What The 2018 Farm Bill Means for CBD
For decades, federal law did not differentiate hemp from other cannabis plants despite the fact that hemp contains a negligible amount of THC; often 0.3% or lower, an amount of THC that cannot induce psychoactive effects or get you high. This changed when the 2018 Farm Bill was signed into law and the policy around hemp took a drastic turn. By reclassifying hemp and distinguishing it from marijuana, the 2018 Farm Bill removes hemp from the Controlled Substances Act and allowed for regulation and enforcement of the crop under the jurisdiction of the USDA.
Hemp farming has since become more expansive, allowing for a broader approach towards the cultivation of the crop so long as hemp-derived products are produced in a manner that is consistent with the law. However, this law also carries many restrictions and does not create a completely free system for hemp cultivation.
Through this bill, states and Native American tribes were also given shared regulatory power and broad authority to regulate and limit the production and sale of hemp within their borders. The state’s plan must be devised and submitted for approval through the secretary of the USDA and cannot commence beforehand. This makes the laws throughout the country surrounding CBD and hemp varied and can sometimes create friction when it comes to the distribution of products across state lines.
What The Farm Bill Didn’t Do
Outlined within the bill are also the actions that are considered violations of the federal hemp law and possible punishments for violations, repeat offenders, as well as pathways for compliance.
Although hemp-derived products are removed from the Schedule I status of the Controlled Substances Act, the legislation surrounding CBD does not legalize it. It will only be considered legal if and only if it is produced in a way that’s consistent with the Farm Bill, associated federal regulations, state regulations, and produced by a licensed grower. Anything else remains a Schedule I substance and is considered illegal by the FDA. Part of compliance is that CBD must be produced from hemp that contains less than 0.3% THC which can sometimes be tricky as a plant’s THC levels will vary through the maturity of the crop.
The 2018 Farm Bill has had no effect on state-legal cannabis programs and is still considered illegal under federal law. Whether it’s for medical purposes or adult use, every program for legal cannabis consumption is illegal under federal law. Many people believe that there will be hope for these programs now that the Farm Bill has been passed and shows a greater acceptance for broader cannabis reform.
Although legal CBD products are available more broadly, not all CBD products will be legal moving forward. Transparency from companies is important and you should get to know your producer and whether or not they fall into compliance with the new law.
FDA Addendum To 2018 Farm Bill and Clarification
DA has clarified that any product marketed with therapeutic claims will have to be approved by them before the introduction into interstate commerce. This includes CBD infused substances claiming to offer health benefits or marketed as dietary supplements. The FDA’s chief concern is stopping deceptive marketing practices of companies looking to cash in on the CBD movement that’s quickly been growing especially after the Farm Bill was instated into law.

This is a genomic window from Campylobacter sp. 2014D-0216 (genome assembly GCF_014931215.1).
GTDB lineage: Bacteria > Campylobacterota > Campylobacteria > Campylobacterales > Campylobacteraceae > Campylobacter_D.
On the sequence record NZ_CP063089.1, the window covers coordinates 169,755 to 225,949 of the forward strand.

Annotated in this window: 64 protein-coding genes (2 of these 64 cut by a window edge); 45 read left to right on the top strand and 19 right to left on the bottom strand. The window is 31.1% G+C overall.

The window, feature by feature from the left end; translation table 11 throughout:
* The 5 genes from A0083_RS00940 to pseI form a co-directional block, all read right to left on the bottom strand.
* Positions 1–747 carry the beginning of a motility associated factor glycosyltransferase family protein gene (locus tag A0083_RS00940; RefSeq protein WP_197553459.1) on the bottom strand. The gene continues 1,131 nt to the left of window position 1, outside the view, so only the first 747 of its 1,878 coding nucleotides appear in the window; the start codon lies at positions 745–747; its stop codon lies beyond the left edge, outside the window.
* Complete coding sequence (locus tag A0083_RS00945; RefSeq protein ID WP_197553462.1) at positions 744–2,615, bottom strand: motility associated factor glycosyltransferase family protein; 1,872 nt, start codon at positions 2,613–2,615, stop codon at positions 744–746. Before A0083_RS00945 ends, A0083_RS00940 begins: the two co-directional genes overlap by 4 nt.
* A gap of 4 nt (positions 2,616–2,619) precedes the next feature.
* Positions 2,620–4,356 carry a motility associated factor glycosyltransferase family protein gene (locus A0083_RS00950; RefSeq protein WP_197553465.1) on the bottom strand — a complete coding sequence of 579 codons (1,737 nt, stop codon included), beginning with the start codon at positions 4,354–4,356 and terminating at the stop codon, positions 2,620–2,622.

Since CBD is an active ingredient in FDA-approved drugs such as Epidiolex, which is used to treat two rare and serious forms of epilepsy, its addition to food and dietary supplements is considered illegal. They have previously sent warning letters to companies who sell CBD-infused substances who claim to offer health benefits for the prevention and treatment of serious diseases. However, these products can be marketed legally so long as they are not promoted with therapeutic claims.
It is important that companies remain as transparent as possible when describing their products during the current changing landscape surrounding hemp and CBD in order to avoid problems with the FDA.
USDA Proposed Rule (January 2020)
The USDA proposed an interim rule to the 2018 Farm Bill in October of 2019 dictating that hemp farmers must harvest their hemp crop within 15 days of being tested for THC. The sample will be taken from the top of the plant, where the highest concentration of THC is located, and send them to an approved Drug Enforcement Administration (DEA) lab.
Crops that test above 0.3% THC and THCA, a nonpsychoactive component of the plant, must be destroyed and farmers whose crops repeatedly test for 0.5% THC will be suspended from growing hemp.
There has been confusion surrounding this ruling and frustration on the part of farmers who say that the rule is unflexible considering how stressful and labor-intensive it is to grow hemp. Sunlight, moisture, and soil composition can all determine a plant’s THC to CBD ratio and choosing the right harvesting window are critical for the crop to be within acceptable levels. It is for that reason that the 15-day harvest window period is leaving farmers with little wiggle room.
USDA states that an estimated 20% of crops will fail under the proposed regulations, causing more doubt on whether new regulations will kill a promising new industry.
Farmers say that the regulation is not informed by the reality of the crop and many have begun lobbying for a 1% THC limit and 30-day harvest window in order to give more flexibility while remaining well under THC levels that can get people high.
The USDA has since extended its public comment period until the end of January.